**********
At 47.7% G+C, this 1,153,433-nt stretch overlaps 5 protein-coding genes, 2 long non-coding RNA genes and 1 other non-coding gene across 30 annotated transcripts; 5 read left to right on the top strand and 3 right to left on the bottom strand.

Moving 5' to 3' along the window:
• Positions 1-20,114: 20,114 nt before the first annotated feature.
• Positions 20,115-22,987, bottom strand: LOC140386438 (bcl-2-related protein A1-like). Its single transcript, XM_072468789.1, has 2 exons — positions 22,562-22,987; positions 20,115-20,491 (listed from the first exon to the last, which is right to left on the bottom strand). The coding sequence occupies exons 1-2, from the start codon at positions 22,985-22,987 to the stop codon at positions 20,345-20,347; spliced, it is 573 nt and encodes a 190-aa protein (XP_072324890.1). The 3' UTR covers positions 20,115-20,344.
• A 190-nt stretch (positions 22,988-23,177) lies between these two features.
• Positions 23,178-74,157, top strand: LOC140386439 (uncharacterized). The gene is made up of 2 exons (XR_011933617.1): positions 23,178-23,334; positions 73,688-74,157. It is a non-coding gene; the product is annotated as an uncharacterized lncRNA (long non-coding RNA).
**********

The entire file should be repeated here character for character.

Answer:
At 47.7% G+C, this 1,153,433-nt stretch overlaps 5 protein-coding genes, 2 long non-coding RNA genes and 1 other non-coding gene across 30 annotated transcripts; 5 read left to right on the top strand and 3 right to left on the bottom strand.

Moving 5' to 3' along the window:
• Positions 1-20,114: 20,114 nt before the first annotated feature.
• Positions 20,115-22,987, bottom strand: LOC140386438 (bcl-2-related protein A1-like). Its single transcript, XM_072468789.1, has 2 exons — positions 22,562-22,987; positions 20,115-20,491 (listed from the first exon to the last, which is right to left on the bottom strand). The coding sequence occupies exons 1-2, from the start codon at positions 22,985-22,987 to the stop codon at positions 20,345-20,347; spliced, it is 573 nt and encodes a 190-aa protein (XP_072324890.1). The 3' UTR covers positions 20,115-20,344.
• A 190-nt stretch (positions 22,988-23,177) lies between these two features.
• Positions 23,178-74,157, top strand: LOC140386439 (uncharacterized). The gene is made up of 2 exons (XR_011933617.1): positions 23,178-23,334; positions 73,688-74,157. It is a non-coding gene; the product is annotated as an uncharacterized lncRNA (long non-coding RNA).